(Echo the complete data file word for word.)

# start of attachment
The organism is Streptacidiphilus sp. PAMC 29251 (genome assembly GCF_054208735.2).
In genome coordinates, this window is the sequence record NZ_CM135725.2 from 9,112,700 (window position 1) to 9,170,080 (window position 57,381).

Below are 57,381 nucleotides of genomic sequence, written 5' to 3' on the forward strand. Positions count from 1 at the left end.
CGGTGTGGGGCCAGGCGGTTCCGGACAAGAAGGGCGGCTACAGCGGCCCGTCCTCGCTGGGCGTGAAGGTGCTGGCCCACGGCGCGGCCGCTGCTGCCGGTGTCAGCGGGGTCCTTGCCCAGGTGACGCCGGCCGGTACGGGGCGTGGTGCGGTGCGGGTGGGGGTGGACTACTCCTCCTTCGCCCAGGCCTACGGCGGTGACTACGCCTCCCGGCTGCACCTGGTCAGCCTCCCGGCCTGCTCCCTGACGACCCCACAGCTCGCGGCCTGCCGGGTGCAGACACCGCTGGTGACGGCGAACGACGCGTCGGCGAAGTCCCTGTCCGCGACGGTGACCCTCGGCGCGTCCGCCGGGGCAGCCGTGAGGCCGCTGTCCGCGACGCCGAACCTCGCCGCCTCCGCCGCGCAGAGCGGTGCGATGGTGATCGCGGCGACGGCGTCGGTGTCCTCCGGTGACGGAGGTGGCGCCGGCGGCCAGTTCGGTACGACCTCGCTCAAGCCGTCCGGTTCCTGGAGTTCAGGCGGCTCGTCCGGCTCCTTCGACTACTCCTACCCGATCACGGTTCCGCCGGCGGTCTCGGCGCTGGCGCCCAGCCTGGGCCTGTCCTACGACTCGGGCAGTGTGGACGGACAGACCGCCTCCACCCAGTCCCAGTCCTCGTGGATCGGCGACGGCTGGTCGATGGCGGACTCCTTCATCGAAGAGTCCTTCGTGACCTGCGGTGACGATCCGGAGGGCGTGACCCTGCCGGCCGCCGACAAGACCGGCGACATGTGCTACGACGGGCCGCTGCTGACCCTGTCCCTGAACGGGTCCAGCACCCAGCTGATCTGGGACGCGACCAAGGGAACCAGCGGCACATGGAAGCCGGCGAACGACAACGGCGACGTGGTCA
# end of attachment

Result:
The organism is Streptacidiphilus sp. PAMC 29251 (genome assembly GCF_054208735.2).
In genome coordinates, this window is the sequence record NZ_CM135725.2 from 9,112,700 (window position 1) to 9,170,080 (window position 57,381).

Below are 57,381 nucleotides of genomic sequence, written 5' to 3' on the forward strand. Positions count from 1 at the left end.
CGGTGTGGGGCCAGGCGGTTCCGGACAAGAAGGGCGGCTACAGCGGCCCGTCCTCGCTGGGCGTGAAGGTGCTGGCCCACGGCGCGGCCGCTGCTGCCGGTGTCAGCGGGGTCCTTGCCCAGGTGACGCCGGCCGGTACGGGGCGTGGTGCGGTGCGGGTGGGGGTGGACTACTCCTCCTTCGCCCAGGCCTACGGCGGTGACTACGCCTCCCGGCTGCACCTGGTCAGCCTCCCGGCCTGCTCCCTGACGACCCCACAGCTCGCGGCCTGCCGGGTGCAGACACCGCTGGTGACGGCGAACGACGCGTCGGCGAAGTCCCTGTCCGCGACGGTGACCCTCGGCGCGTCCGCCGGGGCAGCCGTGAGGCCGCTGTCCGCGACGCCGAACCTCGCCGCCTCCGCCGCGCAGAGCGGTGCGATGGTGATCGCGGCGACGGCGTCGGTGTCCTCCGGTGACGGAGGTGGCGCCGGCGGCCAGTTCGGTACGACCTCGCTCAAGCCGTCCGGTTCCTGGAGTTCAGGCGGCTCGTCCGGCTCCTTCGACTACTCCTACCCGATCACGGTTCCGCCGGCGGTCTCGGCGCTGGCGCCCAGCCTGGGCCTGTCCTACGACTCGGGCAGTGTGGACGGACAGACCGCCTCCACCCAGTCCCAGTCCTCGTGGATCGGCGACGGCTGGTCGATGGCGGACTCCTTCATCGAAGAGTCCTTCGTGACCTGCGGTGACGATCCGGAGGGCGTGACCCTGCCGGCCGCCGACAAGACCGGCGACATGTGCTACGACGGGCCGCTGCTGACCCTGTCCCTGAACGGGTCCAGCACCCAGCTGATCTGGGACGCGACCAAGGGAACCAGCGGCACATGGAAGCCGGCGAACGACAACGGCGACGTGGTCA